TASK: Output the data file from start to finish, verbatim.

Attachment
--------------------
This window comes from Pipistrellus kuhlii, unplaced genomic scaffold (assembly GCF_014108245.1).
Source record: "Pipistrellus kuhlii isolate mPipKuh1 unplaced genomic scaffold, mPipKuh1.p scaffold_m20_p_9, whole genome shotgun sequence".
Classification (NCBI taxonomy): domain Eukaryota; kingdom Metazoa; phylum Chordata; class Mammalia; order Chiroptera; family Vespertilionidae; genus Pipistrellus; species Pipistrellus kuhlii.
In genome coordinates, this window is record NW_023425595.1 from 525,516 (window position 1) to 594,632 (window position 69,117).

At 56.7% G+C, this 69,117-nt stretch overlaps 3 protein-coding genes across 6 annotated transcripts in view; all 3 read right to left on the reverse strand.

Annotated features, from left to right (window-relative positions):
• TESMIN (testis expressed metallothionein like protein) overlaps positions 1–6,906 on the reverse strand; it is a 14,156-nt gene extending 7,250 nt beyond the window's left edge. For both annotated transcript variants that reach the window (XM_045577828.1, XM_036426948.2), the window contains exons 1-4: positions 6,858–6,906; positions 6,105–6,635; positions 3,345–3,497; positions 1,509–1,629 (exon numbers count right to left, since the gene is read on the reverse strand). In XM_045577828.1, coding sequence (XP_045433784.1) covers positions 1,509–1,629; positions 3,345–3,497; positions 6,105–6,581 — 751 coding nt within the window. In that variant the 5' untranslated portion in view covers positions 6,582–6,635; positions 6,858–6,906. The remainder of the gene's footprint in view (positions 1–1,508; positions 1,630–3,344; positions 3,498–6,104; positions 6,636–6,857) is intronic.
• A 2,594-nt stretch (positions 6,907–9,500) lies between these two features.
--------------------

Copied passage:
This window comes from Pipistrellus kuhlii, unplaced genomic scaffold (assembly GCF_014108245.1).
Source record: "Pipistrellus kuhlii isolate mPipKuh1 unplaced genomic scaffold, mPipKuh1.p scaffold_m20_p_9, whole genome shotgun sequence".
Classification (NCBI taxonomy): domain Eukaryota; kingdom Metazoa; phylum Chordata; class Mammalia; order Chiroptera; family Vespertilionidae; genus Pipistrellus; species Pipistrellus kuhlii.
In genome coordinates, this window is record NW_023425595.1 from 525,516 (window position 1) to 594,632 (window position 69,117).

At 56.7% G+C, this 69,117-nt stretch overlaps 3 protein-coding genes across 6 annotated transcripts in view; all 3 read right to left on the reverse strand.

Annotated features, from left to right (window-relative positions):
• TESMIN (testis expressed metallothionein like protein) overlaps positions 1–6,906 on the reverse strand; it is a 14,156-nt gene extending 7,250 nt beyond the window's left edge. For both annotated transcript variants that reach the window (XM_045577828.1, XM_036426948.2), the window contains exons 1-4: positions 6,858–6,906; positions 6,105–6,635; positions 3,345–3,497; positions 1,509–1,629 (exon numbers count right to left, since the gene is read on the reverse strand). In XM_045577828.1, coding sequence (XP_045433784.1) covers positions 1,509–1,629; positions 3,345–3,497; positions 6,105–6,581 — 751 coding nt within the window. In that variant the 5' untranslated portion in view covers positions 6,582–6,635; positions 6,858–6,906. The remainder of the gene's footprint in view (positions 1–1,508; positions 1,630–3,344; positions 3,498–6,104; positions 6,636–6,857) is intronic.
• A 2,594-nt stretch (positions 6,907–9,500) lies between these two features.